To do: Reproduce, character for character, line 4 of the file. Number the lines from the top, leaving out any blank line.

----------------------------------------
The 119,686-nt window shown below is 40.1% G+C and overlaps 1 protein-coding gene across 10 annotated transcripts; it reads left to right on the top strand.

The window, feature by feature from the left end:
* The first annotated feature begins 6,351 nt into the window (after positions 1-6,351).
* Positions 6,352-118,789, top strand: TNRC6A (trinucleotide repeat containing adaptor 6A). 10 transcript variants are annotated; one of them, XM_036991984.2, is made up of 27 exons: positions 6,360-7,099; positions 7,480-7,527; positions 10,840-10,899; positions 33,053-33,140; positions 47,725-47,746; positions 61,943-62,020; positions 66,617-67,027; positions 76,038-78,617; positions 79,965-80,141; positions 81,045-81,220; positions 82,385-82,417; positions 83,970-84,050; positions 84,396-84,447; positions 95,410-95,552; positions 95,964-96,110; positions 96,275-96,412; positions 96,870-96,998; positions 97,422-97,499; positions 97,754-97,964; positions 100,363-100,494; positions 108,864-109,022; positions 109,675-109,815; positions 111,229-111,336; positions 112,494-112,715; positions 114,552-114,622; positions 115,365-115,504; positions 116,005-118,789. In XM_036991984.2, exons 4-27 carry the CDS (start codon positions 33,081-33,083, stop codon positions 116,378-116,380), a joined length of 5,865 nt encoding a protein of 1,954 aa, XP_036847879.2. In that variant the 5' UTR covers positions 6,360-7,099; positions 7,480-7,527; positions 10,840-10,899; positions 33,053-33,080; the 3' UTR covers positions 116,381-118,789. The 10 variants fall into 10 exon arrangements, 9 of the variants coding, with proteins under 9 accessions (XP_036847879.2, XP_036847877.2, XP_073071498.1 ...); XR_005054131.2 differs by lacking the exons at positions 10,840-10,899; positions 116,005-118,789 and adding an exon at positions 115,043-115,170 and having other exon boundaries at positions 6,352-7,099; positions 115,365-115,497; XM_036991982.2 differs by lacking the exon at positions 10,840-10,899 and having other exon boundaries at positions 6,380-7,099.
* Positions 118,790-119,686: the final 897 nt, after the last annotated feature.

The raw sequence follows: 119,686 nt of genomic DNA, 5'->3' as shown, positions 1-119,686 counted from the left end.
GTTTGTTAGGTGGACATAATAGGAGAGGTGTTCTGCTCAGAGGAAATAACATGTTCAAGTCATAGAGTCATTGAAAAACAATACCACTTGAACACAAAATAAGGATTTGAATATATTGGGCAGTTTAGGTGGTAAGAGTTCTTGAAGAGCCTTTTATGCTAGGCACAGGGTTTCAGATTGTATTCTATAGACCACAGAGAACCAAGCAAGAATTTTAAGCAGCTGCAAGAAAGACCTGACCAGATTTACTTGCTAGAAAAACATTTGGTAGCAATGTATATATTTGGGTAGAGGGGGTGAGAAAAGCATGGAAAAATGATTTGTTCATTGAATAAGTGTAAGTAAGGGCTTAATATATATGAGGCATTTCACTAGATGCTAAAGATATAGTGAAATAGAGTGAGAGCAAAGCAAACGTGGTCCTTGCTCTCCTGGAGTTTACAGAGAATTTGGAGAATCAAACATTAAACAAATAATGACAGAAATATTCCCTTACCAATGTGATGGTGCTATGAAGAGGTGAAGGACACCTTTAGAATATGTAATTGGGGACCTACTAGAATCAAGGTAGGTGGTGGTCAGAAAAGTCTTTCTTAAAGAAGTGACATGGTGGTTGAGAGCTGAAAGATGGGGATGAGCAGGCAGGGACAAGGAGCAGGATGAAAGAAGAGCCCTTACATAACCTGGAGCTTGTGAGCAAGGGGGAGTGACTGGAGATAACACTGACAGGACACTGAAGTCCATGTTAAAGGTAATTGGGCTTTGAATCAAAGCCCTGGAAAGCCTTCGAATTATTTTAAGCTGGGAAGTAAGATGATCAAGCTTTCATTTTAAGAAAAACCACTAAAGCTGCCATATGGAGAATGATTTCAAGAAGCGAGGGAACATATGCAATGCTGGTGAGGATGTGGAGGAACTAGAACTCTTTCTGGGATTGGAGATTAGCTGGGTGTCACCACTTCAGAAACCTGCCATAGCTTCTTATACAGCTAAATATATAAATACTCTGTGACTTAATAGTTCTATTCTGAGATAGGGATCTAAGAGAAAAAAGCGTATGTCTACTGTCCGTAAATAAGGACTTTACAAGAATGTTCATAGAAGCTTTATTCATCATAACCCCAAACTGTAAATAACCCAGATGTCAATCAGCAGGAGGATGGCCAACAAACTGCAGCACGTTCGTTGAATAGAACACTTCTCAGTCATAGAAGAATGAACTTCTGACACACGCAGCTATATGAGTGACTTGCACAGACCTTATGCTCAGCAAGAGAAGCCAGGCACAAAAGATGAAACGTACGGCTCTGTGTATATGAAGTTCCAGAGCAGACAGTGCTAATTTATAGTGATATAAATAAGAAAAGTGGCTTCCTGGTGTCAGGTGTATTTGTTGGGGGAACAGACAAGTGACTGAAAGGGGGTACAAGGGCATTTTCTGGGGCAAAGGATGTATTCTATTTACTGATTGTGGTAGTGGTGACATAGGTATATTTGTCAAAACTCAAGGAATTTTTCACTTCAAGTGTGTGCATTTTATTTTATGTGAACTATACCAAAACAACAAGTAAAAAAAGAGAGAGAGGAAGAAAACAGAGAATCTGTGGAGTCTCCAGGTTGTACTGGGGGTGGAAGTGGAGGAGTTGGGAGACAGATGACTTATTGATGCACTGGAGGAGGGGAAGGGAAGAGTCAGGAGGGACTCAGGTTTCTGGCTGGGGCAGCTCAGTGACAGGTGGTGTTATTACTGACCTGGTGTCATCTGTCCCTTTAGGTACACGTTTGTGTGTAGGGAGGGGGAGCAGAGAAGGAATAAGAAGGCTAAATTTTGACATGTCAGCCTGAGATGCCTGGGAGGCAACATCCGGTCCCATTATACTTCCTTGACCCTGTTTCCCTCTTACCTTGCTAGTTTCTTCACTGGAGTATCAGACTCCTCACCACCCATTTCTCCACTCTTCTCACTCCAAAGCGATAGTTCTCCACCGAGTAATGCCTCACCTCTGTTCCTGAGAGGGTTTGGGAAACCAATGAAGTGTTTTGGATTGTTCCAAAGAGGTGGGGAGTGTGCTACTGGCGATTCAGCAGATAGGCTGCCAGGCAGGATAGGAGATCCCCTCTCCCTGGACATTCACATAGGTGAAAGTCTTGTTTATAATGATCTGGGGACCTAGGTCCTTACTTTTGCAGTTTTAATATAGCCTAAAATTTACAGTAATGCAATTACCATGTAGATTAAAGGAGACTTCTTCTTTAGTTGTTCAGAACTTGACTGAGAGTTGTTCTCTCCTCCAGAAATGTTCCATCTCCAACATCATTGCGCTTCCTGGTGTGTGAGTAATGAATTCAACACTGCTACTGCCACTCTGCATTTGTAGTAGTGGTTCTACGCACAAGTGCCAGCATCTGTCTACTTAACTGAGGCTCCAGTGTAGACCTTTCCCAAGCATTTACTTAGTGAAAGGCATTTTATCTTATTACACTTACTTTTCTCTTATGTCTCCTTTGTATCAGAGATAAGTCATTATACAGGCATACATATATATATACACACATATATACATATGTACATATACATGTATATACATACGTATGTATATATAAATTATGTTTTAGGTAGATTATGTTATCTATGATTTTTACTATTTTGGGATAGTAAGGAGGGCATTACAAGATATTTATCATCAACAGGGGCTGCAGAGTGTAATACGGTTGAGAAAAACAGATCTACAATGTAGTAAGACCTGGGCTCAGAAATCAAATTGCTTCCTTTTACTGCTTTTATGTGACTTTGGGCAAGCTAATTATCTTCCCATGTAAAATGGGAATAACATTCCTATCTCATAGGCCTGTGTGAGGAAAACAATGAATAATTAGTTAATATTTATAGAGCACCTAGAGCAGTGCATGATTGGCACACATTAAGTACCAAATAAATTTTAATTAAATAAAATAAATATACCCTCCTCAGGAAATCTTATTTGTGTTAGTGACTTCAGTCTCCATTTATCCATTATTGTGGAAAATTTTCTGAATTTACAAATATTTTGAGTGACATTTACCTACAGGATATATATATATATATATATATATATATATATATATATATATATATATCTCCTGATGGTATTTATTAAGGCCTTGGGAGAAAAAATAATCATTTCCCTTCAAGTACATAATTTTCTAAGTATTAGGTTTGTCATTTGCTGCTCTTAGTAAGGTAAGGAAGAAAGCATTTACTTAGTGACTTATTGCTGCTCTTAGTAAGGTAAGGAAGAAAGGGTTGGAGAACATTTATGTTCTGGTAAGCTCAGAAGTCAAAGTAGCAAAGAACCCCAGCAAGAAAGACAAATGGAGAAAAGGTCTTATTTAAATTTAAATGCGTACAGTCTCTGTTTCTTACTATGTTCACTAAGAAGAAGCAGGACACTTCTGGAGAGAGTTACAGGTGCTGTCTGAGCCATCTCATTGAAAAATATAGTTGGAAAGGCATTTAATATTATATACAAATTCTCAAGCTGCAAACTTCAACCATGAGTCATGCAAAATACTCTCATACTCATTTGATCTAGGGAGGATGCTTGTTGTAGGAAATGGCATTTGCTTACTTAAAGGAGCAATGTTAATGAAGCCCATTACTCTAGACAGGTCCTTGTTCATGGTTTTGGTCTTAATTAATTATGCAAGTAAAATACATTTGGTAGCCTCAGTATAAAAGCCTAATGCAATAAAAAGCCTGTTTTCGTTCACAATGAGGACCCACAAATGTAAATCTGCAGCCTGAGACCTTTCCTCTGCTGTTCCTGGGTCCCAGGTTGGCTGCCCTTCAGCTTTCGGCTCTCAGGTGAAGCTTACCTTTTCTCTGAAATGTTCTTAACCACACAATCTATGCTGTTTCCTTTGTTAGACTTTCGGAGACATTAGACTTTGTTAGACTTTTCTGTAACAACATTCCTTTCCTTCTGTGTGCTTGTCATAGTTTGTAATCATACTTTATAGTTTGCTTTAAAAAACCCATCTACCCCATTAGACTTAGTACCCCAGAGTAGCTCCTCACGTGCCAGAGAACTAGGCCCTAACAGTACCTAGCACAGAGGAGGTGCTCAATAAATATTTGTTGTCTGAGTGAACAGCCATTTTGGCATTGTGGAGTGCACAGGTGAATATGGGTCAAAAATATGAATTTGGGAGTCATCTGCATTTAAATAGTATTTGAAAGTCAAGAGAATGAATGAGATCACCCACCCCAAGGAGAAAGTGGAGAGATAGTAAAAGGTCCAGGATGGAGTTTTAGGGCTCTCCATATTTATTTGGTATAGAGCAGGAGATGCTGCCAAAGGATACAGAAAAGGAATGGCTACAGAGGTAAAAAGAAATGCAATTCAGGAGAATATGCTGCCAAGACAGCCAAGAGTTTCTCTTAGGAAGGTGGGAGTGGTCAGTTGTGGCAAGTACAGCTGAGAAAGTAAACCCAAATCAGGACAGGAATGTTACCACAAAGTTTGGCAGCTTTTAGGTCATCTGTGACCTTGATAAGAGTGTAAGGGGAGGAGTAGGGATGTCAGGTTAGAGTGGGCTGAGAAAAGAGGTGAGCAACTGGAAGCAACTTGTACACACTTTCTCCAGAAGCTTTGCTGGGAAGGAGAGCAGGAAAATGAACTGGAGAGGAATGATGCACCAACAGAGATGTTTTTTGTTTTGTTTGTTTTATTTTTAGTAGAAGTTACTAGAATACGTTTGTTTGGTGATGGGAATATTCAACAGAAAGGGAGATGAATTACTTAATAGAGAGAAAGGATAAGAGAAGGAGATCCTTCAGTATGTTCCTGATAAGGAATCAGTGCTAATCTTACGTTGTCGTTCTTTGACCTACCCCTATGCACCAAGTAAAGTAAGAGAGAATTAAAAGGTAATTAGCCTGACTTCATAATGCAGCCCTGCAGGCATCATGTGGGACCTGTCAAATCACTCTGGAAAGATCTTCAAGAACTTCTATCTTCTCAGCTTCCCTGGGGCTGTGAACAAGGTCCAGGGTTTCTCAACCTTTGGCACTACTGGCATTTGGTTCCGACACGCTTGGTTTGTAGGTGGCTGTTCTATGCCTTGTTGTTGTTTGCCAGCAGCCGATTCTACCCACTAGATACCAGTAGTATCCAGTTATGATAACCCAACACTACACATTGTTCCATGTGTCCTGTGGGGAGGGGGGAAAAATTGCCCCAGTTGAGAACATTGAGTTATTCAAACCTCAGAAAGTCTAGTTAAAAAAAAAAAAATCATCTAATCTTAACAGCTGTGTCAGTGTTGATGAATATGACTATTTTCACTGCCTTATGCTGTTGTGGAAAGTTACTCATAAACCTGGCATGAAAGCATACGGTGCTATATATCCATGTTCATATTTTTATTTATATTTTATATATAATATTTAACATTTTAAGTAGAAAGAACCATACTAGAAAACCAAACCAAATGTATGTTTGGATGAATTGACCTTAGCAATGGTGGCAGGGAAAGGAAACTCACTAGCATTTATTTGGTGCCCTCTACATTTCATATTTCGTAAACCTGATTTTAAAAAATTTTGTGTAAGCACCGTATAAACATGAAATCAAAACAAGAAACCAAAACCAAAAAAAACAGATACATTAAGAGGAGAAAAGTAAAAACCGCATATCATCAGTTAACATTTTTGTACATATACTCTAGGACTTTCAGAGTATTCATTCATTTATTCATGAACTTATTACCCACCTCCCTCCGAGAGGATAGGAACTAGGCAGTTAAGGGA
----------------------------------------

* Positions 6,352-118,789, top strand: TNRC6A (trinucleotide repeat containing adaptor 6A). 10 transcript variants are annotated; one of them, XM_036991984.2, is made up of 27 exons: positions 6,360-7,099; positions 7,480-7,527; positions 10,840-10,899; positions 33,053-33,140; positions 47,725-47,746; positions 61,943-62,020; positions 66,617-67,027; positions 76,038-78,617; positions 79,965-80,141; positions 81,045-81,220; positions 82,385-82,417; positions 83,970-84,050; positions 84,396-84,447; positions 95,410-95,552; positions 95,964-96,110; positions 96,275-96,412; positions 96,870-96,998; positions 97,422-97,499; positions 97,754-97,964; positions 100,363-100,494; positions 108,864-109,022; positions 109,675-109,815; positions 111,229-111,336; positions 112,494-112,715; positions 114,552-114,622; positions 115,365-115,504; positions 116,005-118,789. In XM_036991984.2, exons 4-27 carry the CDS (start codon positions 33,081-33,083, stop codon positions 116,378-116,380), a joined length of 5,865 nt encoding a protein of 1,954 aa, XP_036847879.2. In that variant the 5' UTR covers positions 6,360-7,099; positions 7,480-7,527; positions 10,840-10,899; positions 33,053-33,080; the 3' UTR covers positions 116,381-118,789. The 10 variants fall into 10 exon arrangements, 9 of the variants coding, with proteins under 9 accessions (XP_036847879.2, XP_036847877.2, XP_073071498.1 ...); XR_005054131.2 differs by lacking the exons at positions 10,840-10,899; positions 116,005-118,789 and adding an exon at positions 115,043-115,170 and having other exon boundaries at positions 6,352-7,099; positions 115,365-115,497; XM_036991982.2 differs by lacking the exon at positions 10,840-10,899 and having other exon boundaries at positions 6,380-7,099.